"We insist that you stay at our house," said a relative over the phone. "Don't pay for a hotel."
Last week, I went to lunch with fellow "Right Here, Right Now" columnist Steve Lunetta at the Corner Bakery in Valencia, which incidentally has some of the best chicken tortilla soup in the Valley. During our lunch, the conversation - not-so-surprisingly - turned toward politics and how Steve and I might have an impact on the restoration of the Republican Party to its Reagan-era glory.
"There is a garden in every childhood, an enchanted place where colors are brighter, the air softer, and the morning more fragrant than ever again."
It is too bad the Castaic Lake Water Agency continues to rely on distortions and exaggerations to discuss the extensive environmental issues involving water supply in our valley.
Ever had one of those nights when you lay in bed with a nagging little feeling something's wrong?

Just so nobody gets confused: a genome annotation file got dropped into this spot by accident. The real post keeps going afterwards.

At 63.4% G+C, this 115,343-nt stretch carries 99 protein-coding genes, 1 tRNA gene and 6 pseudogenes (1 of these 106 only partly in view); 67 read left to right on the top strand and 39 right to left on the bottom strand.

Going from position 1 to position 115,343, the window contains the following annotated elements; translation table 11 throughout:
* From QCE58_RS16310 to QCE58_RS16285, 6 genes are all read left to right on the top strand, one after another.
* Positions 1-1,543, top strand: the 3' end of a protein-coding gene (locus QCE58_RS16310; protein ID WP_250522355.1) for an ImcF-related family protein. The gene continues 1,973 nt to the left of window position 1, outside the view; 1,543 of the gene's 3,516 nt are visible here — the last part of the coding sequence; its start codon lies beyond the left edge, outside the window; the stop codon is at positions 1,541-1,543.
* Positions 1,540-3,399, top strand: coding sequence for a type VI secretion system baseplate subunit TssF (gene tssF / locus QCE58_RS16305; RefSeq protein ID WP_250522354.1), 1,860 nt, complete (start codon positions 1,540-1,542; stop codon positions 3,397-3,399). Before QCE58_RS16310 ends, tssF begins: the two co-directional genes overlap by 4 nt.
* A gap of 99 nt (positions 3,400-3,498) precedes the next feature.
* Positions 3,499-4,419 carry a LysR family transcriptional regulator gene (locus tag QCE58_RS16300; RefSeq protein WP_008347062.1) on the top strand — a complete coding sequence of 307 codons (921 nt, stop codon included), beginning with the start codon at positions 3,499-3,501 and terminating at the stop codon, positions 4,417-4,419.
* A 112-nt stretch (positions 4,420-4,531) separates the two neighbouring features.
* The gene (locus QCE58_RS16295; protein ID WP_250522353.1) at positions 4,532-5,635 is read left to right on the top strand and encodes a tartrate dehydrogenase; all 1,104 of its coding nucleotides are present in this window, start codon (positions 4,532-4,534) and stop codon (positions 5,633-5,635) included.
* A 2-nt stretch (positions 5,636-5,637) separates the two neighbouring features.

Our family's worst experience with Big Medicine occurred nearly 15 years ago. Like most, we'd had skirmishes here and there with our insurance company, but this one was nearly a killer.
With this New Year just begun, I would like to wish to all of you and to all whom you know, good health, prosperity, fairness and service to others.
A funny thing happened on the way to Tuesday's election. Both Democrats and (many) Republicans came to agree that George W. Bush's reign at 1600 Pennsylvania Avenue was the Katrina of U.S. presidencies. Poor, outbound George. Throughout his life, his name-saving father, former President George Herbert Walker Bush, has always been there to bail him out and cover his losses, including drunk driving, avoiding military service in Vietnam and running businesses into the ground. But ...